They might be surging in popularity, but critics are raising concerns about the environmental impact of NFTs.

What is an NFT?

NFTs (non-fungible tokens) are assets that exist purely in the digital world, existing only on a blockchain, a kind of “digital ledger”. Many artists are now looking to NFTs as a way to monetise their digital art.

They are giving their work an NFT, meaning one person can buy the original file, in order to own it in a way not previously possible with digital media. Supporters see it as the future of art: a way to monetise and give ownership to what they create online.

Though a new phenomenon, NFTs have sold for huge sums of money. Musician Grimes has sold pieces of digital artwork for a total of $6m, and Twitter founder Jack Dorsey sold an NFT of the first ever tweet for $2.9m.

The Environmental Cost of NFTs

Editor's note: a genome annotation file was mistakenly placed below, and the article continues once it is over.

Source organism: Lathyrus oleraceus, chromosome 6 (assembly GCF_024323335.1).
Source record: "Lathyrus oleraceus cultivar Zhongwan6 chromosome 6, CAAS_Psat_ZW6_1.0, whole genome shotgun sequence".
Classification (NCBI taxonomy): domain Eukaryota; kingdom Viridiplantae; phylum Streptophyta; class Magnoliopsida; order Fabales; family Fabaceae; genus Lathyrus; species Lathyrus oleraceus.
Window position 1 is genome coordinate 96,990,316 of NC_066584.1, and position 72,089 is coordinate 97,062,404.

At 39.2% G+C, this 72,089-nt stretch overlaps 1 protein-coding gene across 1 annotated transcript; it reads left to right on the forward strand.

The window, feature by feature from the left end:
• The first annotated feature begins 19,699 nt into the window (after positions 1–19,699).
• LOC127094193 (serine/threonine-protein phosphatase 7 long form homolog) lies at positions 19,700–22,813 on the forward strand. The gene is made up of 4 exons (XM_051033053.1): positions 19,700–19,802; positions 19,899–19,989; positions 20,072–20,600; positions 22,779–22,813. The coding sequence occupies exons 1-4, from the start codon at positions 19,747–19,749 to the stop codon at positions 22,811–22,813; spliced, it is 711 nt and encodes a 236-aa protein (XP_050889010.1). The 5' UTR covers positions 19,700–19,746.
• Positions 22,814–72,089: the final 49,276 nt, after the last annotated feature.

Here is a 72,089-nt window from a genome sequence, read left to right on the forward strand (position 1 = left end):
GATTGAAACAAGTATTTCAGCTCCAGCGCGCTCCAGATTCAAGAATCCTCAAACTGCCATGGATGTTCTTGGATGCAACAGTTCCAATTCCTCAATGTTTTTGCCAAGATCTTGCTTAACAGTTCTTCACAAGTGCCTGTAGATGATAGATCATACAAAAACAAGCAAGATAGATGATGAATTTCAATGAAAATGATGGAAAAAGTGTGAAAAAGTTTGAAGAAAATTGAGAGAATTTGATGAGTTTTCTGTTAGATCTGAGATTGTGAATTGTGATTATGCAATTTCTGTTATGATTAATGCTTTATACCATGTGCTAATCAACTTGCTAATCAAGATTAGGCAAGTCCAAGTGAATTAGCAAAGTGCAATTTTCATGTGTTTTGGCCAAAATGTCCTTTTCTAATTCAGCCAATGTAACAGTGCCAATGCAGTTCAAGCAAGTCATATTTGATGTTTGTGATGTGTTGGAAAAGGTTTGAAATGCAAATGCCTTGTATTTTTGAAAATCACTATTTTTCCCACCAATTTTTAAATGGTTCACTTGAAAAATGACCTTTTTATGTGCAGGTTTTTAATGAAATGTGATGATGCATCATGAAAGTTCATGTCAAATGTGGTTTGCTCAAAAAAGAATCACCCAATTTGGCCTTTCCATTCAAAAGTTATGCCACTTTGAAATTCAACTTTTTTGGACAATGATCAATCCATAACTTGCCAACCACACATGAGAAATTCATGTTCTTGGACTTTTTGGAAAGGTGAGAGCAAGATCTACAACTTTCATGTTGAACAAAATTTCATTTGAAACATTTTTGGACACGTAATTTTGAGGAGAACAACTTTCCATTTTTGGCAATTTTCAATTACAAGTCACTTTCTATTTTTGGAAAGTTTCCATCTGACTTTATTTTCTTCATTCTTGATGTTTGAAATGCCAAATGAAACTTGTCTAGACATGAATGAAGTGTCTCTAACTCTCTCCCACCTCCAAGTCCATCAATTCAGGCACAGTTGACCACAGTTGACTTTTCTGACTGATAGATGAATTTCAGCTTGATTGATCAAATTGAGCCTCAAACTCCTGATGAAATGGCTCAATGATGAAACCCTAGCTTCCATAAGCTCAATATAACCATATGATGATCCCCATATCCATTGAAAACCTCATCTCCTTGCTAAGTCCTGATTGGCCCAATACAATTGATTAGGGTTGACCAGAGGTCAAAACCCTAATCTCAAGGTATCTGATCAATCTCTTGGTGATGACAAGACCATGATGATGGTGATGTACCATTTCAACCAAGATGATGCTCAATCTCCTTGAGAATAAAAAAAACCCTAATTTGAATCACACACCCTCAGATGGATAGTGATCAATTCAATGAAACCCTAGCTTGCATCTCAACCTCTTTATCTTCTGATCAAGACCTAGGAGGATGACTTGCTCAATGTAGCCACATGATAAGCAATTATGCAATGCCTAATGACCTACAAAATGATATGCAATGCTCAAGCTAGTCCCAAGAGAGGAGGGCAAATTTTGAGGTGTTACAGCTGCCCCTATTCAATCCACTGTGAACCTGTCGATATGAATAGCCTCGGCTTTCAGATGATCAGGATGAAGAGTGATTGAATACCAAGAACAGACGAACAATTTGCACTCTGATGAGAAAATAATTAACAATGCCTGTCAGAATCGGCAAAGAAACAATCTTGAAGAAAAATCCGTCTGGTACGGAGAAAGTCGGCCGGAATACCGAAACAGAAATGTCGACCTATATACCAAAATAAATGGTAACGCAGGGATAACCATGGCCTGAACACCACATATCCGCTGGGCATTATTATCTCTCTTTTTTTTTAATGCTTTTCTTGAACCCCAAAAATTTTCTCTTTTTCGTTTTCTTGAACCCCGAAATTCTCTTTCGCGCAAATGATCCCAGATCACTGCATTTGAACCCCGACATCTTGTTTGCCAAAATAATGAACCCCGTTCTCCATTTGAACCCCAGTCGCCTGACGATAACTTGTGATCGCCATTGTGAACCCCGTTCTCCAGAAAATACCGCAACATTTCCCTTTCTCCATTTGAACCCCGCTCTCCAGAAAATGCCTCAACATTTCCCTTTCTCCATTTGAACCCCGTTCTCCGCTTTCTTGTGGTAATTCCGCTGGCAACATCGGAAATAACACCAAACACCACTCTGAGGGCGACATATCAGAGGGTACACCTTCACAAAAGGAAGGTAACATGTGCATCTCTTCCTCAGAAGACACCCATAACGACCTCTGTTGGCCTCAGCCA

But experts are concerned with the environmental impact of storing so much data on blockchains. Much like cryptocurrency, they use huge amounts of energy to be “mined”. That energy cost increases as more are created. This is because each new blockchain requires a greater amount of computer processing power. Bitcoin mining currently uses more energy annually than the entire country of Argentina.

Critics argue this will only worsen. Architect Chris Precht abandoned plans to sell artwork with NFTs due to the “horrible” carbon emissions created. He argued that to create even one token would use the same amount of energy as he uses in a month.

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Fad or future?

Machines creating NFTs can be run on clean energy, and advocates suggest creating carbon offsets to counter emissions. On the other hand, critics say they still place huge pressure on the grid and eat into energy resources.

For now, it’s unclear whether NFTs will be a passing fad, or a long-term solution for digital artists, but current environmental concerns cannot be ignored.

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